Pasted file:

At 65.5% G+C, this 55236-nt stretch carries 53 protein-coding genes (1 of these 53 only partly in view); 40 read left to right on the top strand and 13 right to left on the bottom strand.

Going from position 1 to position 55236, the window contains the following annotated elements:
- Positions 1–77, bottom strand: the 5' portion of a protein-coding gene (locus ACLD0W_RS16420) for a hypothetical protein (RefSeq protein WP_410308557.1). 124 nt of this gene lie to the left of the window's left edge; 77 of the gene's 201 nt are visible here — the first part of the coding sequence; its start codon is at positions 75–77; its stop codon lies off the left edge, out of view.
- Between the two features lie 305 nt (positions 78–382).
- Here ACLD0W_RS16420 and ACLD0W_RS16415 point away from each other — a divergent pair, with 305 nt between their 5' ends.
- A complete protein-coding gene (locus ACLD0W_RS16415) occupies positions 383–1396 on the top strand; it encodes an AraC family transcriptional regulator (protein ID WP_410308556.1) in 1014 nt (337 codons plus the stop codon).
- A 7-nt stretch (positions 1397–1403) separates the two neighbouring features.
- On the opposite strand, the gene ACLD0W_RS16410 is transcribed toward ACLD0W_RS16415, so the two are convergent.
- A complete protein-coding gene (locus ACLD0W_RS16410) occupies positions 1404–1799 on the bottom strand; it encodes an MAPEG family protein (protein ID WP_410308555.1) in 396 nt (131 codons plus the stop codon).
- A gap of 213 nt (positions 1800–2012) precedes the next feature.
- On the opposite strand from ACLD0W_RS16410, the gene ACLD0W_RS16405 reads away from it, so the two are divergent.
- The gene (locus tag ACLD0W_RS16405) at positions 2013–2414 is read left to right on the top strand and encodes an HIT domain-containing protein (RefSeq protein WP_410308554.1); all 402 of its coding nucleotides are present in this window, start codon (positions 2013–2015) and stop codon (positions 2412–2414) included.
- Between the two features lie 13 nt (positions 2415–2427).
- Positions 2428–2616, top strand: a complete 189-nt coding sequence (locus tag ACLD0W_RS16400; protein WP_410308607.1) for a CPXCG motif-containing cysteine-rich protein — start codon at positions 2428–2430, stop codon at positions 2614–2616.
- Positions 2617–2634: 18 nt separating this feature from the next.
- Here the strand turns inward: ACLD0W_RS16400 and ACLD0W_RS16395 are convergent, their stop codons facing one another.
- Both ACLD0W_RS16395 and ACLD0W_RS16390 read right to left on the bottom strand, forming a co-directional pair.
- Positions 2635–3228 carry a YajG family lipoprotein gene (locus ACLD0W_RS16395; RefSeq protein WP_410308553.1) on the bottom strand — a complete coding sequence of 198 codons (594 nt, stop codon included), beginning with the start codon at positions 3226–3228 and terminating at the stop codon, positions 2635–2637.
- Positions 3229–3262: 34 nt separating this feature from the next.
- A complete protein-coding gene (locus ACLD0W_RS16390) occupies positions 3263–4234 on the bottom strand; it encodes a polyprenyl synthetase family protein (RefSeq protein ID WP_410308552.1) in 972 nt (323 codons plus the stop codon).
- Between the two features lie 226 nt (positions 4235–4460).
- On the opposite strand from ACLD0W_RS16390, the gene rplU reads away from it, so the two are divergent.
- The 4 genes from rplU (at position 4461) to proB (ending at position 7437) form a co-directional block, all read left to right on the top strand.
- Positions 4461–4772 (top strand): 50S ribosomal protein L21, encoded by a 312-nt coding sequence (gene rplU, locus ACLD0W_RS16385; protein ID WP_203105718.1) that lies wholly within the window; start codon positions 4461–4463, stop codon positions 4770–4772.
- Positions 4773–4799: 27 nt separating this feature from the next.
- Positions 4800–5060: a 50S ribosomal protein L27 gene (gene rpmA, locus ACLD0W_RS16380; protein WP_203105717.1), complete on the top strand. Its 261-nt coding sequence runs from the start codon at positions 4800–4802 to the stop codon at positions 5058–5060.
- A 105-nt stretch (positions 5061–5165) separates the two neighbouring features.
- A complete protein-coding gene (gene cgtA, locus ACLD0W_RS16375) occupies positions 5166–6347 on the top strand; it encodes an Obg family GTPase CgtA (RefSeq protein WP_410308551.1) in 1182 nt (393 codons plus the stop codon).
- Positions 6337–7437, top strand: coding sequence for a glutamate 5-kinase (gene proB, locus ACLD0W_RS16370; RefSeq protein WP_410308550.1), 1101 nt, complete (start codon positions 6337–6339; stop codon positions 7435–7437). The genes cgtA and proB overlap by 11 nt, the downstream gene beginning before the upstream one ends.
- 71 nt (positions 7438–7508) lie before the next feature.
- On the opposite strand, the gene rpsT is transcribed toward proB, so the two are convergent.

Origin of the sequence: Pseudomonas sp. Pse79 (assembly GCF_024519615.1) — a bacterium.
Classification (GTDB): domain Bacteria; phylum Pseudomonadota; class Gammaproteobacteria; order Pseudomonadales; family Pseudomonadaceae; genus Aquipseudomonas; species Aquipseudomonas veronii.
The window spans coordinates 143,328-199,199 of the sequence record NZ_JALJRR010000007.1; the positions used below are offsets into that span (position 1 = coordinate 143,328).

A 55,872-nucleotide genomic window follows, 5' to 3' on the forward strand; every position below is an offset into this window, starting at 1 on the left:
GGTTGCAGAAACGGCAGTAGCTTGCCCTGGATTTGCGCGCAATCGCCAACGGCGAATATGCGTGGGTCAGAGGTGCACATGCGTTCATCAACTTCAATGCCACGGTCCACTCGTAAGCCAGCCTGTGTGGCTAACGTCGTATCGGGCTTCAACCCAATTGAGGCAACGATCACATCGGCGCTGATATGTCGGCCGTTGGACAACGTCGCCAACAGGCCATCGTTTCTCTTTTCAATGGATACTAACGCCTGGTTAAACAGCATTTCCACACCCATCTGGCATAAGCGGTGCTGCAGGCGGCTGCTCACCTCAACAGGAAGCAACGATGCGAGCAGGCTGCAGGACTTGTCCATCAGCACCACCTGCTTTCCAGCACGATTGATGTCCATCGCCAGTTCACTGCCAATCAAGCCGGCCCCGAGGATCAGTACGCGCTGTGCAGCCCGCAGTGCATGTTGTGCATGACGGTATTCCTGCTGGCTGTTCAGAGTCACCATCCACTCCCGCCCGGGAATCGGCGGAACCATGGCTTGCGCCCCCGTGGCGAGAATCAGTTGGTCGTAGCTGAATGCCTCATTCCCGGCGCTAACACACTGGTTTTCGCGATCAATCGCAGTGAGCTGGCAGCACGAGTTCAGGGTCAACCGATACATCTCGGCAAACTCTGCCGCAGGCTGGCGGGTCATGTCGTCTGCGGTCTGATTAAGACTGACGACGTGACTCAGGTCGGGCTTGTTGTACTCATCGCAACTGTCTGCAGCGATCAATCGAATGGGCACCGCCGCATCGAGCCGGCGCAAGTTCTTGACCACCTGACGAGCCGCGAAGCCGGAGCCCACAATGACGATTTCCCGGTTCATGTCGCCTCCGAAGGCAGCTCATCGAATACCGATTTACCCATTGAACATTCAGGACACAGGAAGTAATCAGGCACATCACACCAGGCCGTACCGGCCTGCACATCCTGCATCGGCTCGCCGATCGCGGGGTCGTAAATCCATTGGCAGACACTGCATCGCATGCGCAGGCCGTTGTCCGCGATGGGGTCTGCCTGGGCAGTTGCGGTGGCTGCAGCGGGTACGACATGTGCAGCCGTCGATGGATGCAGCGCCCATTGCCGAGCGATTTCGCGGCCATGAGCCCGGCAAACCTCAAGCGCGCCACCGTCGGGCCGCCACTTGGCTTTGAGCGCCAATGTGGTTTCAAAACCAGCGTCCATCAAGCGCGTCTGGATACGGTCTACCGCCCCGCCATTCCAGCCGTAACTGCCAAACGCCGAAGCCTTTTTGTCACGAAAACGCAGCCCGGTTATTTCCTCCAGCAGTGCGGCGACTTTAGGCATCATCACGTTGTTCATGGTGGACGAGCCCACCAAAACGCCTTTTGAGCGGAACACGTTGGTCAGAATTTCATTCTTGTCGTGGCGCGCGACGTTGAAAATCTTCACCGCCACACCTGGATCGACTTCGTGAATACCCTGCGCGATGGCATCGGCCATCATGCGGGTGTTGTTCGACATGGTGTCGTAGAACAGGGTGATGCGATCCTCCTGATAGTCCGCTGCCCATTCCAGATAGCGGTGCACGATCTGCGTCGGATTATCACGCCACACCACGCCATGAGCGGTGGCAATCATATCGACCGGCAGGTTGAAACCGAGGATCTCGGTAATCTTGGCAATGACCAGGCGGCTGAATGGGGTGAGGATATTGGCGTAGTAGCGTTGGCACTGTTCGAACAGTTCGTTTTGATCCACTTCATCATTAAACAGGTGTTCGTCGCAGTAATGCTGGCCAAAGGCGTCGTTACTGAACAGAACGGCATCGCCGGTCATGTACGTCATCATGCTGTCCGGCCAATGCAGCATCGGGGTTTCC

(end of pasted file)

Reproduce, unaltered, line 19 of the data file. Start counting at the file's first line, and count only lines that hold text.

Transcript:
- Positions 3229–3262: 34 nt separating this feature from the next.